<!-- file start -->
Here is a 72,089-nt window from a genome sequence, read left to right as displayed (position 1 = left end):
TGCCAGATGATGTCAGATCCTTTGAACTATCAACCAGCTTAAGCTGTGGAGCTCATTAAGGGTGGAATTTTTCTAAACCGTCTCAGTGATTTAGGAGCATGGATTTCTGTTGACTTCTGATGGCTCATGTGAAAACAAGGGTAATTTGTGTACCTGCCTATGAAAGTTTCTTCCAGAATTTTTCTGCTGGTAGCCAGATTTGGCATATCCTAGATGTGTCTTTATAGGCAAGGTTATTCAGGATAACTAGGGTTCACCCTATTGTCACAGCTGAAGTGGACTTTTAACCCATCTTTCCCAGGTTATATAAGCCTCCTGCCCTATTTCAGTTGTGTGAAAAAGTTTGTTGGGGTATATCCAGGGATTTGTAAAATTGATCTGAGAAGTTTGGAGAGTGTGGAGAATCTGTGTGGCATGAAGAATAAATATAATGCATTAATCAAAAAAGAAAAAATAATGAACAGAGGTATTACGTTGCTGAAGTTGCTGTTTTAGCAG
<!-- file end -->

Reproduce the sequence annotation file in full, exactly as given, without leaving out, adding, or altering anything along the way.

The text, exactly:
Here is a 72,089-nt window from a genome sequence, read left to right as displayed (position 1 = left end):
TGCCAGATGATGTCAGATCCTTTGAACTATCAACCAGCTTAAGCTGTGGAGCTCATTAAGGGTGGAATTTTTCTAAACCGTCTCAGTGATTTAGGAGCATGGATTTCTGTTGACTTCTGATGGCTCATGTGAAAACAAGGGTAATTTGTGTACCTGCCTATGAAAGTTTCTTCCAGAATTTTTCTGCTGGTAGCCAGATTTGGCATATCCTAGATGTGTCTTTATAGGCAAGGTTATTCAGGATAACTAGGGTTCACCCTATTGTCACAGCTGAAGTGGACTTTTAACCCATCTTTCCCAGGTTATATAAGCCTCCTGCCCTATTTCAGTTGTGTGAAAAAGTTTGTTGGGGTATATCCAGGGATTTGTAAAATTGATCTGAGAAGTTTGGAGAGTGTGGAGAATCTGTGTGGCATGAAGAATAAATATAATGCATTAATCAAAAAAGAAAAAATAATGAACAGAGGTATTACGTTGCTGAAGTTGCTGTTTTAGCAG